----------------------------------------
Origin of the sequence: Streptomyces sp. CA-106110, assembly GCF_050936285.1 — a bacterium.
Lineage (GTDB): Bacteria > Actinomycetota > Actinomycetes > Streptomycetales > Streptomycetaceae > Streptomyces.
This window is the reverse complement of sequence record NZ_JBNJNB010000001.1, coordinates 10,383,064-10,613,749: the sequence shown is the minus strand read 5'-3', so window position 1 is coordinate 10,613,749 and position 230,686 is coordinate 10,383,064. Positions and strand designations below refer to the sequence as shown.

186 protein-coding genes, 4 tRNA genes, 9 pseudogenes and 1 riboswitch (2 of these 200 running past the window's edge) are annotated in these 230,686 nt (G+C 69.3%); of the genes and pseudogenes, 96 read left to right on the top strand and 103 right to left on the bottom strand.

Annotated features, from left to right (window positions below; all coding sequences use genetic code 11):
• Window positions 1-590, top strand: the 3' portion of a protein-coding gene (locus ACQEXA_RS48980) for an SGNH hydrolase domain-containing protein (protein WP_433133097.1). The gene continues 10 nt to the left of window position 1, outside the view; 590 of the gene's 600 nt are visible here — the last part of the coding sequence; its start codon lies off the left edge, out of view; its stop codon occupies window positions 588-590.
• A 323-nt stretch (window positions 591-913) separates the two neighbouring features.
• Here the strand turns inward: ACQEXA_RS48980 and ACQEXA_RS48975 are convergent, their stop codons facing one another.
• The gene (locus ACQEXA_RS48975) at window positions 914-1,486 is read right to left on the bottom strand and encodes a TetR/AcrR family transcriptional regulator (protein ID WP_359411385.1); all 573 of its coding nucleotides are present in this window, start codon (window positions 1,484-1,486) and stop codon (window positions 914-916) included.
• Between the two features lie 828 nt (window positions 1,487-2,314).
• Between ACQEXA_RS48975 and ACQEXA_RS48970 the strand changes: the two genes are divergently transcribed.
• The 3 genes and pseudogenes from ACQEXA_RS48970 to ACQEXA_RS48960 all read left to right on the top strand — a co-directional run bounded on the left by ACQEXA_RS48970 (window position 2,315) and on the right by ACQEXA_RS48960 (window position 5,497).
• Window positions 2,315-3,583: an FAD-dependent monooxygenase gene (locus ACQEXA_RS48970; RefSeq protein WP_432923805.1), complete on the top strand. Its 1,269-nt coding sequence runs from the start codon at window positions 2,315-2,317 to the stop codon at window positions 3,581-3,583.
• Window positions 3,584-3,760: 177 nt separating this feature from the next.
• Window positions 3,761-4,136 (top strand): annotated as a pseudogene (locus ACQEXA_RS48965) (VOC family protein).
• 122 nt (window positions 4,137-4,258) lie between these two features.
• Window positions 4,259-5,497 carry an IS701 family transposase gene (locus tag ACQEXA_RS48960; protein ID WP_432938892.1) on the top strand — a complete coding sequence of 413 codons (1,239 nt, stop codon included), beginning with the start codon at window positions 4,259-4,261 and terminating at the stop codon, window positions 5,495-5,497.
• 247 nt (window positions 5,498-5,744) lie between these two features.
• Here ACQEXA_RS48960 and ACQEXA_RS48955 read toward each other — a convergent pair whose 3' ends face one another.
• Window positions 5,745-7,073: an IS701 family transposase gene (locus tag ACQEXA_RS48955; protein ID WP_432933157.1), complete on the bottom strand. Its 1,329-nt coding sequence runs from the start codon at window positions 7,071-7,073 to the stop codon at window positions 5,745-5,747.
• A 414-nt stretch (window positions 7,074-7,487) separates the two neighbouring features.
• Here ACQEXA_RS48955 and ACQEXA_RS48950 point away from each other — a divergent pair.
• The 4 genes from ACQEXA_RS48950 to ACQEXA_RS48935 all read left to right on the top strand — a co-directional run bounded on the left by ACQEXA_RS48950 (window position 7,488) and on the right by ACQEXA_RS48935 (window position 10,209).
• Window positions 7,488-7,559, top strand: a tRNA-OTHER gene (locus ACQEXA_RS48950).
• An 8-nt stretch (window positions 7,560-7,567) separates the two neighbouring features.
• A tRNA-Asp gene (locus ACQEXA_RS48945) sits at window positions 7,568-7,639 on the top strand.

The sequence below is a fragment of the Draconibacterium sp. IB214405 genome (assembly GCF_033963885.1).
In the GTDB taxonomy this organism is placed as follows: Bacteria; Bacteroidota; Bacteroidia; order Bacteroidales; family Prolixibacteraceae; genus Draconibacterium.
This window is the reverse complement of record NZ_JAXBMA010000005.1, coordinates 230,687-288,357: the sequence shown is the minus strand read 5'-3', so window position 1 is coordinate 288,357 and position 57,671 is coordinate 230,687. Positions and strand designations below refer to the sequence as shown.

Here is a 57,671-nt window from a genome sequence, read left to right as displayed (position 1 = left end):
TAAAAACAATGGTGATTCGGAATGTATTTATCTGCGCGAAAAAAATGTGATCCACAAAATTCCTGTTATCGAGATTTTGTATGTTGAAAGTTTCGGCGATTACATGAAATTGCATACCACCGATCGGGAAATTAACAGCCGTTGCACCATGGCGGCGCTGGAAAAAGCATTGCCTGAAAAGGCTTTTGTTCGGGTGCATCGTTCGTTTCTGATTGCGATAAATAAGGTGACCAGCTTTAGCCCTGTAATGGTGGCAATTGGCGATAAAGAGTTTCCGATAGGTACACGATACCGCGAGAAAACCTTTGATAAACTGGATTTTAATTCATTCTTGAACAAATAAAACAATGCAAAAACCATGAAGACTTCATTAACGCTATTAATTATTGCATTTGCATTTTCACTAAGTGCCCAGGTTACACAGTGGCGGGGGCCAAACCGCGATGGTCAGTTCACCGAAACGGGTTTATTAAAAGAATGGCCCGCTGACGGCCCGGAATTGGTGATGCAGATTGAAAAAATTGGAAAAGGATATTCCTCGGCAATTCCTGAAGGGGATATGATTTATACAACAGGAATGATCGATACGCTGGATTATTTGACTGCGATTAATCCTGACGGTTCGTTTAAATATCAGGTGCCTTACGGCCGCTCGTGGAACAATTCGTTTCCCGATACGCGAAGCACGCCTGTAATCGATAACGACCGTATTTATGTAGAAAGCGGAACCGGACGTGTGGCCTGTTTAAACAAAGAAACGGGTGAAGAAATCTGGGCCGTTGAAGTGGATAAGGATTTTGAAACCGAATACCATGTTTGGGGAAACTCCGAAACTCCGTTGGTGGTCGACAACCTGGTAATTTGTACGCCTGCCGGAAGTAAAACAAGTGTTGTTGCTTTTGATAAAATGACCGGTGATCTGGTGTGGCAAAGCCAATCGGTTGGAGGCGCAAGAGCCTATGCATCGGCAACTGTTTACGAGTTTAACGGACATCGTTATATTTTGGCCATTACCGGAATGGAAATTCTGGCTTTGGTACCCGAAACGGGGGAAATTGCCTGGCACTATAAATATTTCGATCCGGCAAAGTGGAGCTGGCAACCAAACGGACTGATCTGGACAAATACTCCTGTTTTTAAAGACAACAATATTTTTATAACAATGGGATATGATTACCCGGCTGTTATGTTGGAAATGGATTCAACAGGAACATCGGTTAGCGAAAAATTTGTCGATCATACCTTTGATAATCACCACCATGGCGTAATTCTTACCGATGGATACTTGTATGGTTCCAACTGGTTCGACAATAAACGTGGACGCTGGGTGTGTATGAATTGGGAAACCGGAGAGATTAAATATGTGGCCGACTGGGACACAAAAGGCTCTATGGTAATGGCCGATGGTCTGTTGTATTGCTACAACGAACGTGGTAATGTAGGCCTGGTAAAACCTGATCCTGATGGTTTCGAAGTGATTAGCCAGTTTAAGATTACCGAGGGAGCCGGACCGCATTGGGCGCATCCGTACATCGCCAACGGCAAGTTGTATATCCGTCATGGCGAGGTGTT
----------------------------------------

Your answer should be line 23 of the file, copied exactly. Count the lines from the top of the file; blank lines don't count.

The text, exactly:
• The 4 genes from ACQEXA_RS48950 to ACQEXA_RS48935 all read left to right on the top strand — a co-directional run bounded on the left by ACQEXA_RS48950 (window position 7,488) and on the right by ACQEXA_RS48935 (window position 10,209).